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STEPHEN'S MOVIE GUIDE

Public Enemies (2009)

Review: written Feb 2010

Flawed but watchable biopic

Public Enemies (2009)

Michael Mann's latest is at least as frustrating as it is satisfying. The story of John Dillinger is told, from the time he was sent back to prison for his second time, through to his ultimate demise. The movie presents a thief versus dogged pursuing cop in a superficially similar way to Heat. Johnny Depp is mesmerizingly charismatic as Dillinger, facing off against a glowering Christian Bale as Melvyn Purvis the FBI agent. However, the tale unfolds in a much more traditional and workmanlike fashion than you might expect from Mann's previous work. The period setting is terrifically presented, as is the rat-a-tat of period armoury. The script however, tells the story in an orderly fashion, not really delving much into the characters or their motivations. The only detour into understanding a little about what was going on in Dillinger's head is a detour into the romance between Dillinger and Billie Frechette, which seems neither long enough to do justice to a terrific turn from Marion Cotillard, or brief enough to avoid feeling like it's been uncomfortably shoehorned in. Christian Bale also plays a straight role, without us ever getting to feel we understand what drives the man.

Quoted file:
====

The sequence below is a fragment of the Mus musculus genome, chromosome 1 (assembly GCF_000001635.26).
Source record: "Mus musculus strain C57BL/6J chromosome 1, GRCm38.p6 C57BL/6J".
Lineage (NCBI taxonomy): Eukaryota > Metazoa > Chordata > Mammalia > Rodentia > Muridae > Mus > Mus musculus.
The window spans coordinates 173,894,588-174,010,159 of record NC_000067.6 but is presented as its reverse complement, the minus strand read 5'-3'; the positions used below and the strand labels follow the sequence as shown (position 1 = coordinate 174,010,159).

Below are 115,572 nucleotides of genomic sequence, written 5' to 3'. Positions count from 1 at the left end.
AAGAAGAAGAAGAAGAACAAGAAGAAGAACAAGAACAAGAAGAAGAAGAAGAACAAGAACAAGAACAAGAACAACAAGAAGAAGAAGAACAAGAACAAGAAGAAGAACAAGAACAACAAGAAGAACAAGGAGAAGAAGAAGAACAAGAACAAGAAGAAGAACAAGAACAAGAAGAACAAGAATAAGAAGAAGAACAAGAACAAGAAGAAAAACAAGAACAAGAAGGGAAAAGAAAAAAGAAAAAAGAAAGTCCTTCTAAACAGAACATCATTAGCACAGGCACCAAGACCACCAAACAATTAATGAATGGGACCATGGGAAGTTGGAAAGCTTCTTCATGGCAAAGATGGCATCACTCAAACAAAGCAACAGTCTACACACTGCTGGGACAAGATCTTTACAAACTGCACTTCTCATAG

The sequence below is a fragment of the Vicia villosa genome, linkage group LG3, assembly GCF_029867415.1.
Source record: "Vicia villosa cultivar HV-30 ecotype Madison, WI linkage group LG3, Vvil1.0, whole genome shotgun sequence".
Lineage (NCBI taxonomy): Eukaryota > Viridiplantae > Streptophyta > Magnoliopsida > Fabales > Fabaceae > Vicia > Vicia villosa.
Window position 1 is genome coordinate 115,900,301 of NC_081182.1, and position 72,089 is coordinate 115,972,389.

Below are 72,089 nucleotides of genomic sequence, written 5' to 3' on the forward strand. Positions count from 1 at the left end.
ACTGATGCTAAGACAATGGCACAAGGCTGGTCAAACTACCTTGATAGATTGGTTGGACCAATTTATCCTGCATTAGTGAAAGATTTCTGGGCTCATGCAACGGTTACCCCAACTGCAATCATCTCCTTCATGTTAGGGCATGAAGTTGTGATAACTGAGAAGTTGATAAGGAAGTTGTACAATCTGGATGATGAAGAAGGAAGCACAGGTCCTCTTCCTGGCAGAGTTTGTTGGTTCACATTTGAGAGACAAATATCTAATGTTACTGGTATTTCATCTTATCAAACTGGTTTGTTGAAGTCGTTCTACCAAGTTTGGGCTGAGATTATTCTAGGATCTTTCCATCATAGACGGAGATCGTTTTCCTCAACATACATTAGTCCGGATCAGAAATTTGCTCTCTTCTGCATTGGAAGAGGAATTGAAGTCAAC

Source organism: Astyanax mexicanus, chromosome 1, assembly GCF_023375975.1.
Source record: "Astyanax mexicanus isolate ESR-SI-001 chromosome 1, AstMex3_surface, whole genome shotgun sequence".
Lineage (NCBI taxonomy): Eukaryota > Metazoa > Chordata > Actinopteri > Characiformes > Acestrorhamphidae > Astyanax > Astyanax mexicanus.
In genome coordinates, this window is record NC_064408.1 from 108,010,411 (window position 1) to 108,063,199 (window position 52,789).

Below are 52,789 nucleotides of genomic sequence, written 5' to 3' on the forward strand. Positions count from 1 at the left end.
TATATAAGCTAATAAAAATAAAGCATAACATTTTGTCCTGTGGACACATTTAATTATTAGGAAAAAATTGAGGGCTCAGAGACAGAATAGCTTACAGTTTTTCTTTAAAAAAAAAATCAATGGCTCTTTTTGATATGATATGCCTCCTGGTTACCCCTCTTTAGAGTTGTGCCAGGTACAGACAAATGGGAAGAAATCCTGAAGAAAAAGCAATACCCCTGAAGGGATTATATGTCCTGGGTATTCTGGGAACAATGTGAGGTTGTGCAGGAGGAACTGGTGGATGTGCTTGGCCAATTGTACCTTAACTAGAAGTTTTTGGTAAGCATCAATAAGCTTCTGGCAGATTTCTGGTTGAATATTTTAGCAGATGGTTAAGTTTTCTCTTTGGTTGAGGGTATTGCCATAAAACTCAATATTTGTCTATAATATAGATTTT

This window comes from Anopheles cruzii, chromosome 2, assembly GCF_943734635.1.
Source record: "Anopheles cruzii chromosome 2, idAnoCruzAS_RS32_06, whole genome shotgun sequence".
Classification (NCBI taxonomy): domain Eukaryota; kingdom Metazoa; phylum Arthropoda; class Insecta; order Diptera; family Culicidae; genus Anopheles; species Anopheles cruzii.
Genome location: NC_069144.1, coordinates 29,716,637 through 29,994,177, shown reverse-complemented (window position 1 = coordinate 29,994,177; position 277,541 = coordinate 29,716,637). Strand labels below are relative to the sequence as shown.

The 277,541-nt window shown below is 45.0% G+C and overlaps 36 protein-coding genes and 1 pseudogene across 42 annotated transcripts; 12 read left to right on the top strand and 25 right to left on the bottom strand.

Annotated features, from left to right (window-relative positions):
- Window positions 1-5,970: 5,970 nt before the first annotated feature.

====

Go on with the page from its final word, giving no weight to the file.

Public Enemies (2009)

It's entertaining, and has enough prison breakouts, chases and bank robberies to keep you glued for the slightly lengthy running time. However, there are some unusual stylistic choices which do not quite work. Mann has filmed in Hi-Def Digital cameras, eschewing film for the first time. Period movies shot in film have a warmth and softness to the pallet that `feels right' to the eye. Digital cameras have a way of making the action real and immediate, certainly, but so real and immediate it begins to feel like reality TV documentary style. Bright lights burn into the screen, and fast movement feels harsh on the eye in a way that we are used to seeing on the TV screen rather than in a period movie setting. There are times it works to make the viewer accept what you are seeing as real, and not a construct. But there are more times when the digital camera artefacts break the fourth wall and you are reminded this IS a movie set and not real, particularly with the directors penchant for hand held camera for even the most static of dialogue scenes. As a stylistic experiment it is a bold choice - but ultimately one that does not help the movie. On the plus side, the transfer to Bluray is certainly striking, and you are certainly left feeling you saw the movie as the director intended.

So - entertaining, yes. Interesting document of exploits of one of America's most notorious criminals and the birth of the FBI - yes. However, as a piece of cinema it is flawed, and not likely to stick in your mind for the right reasons.

Public Enemies (2009)




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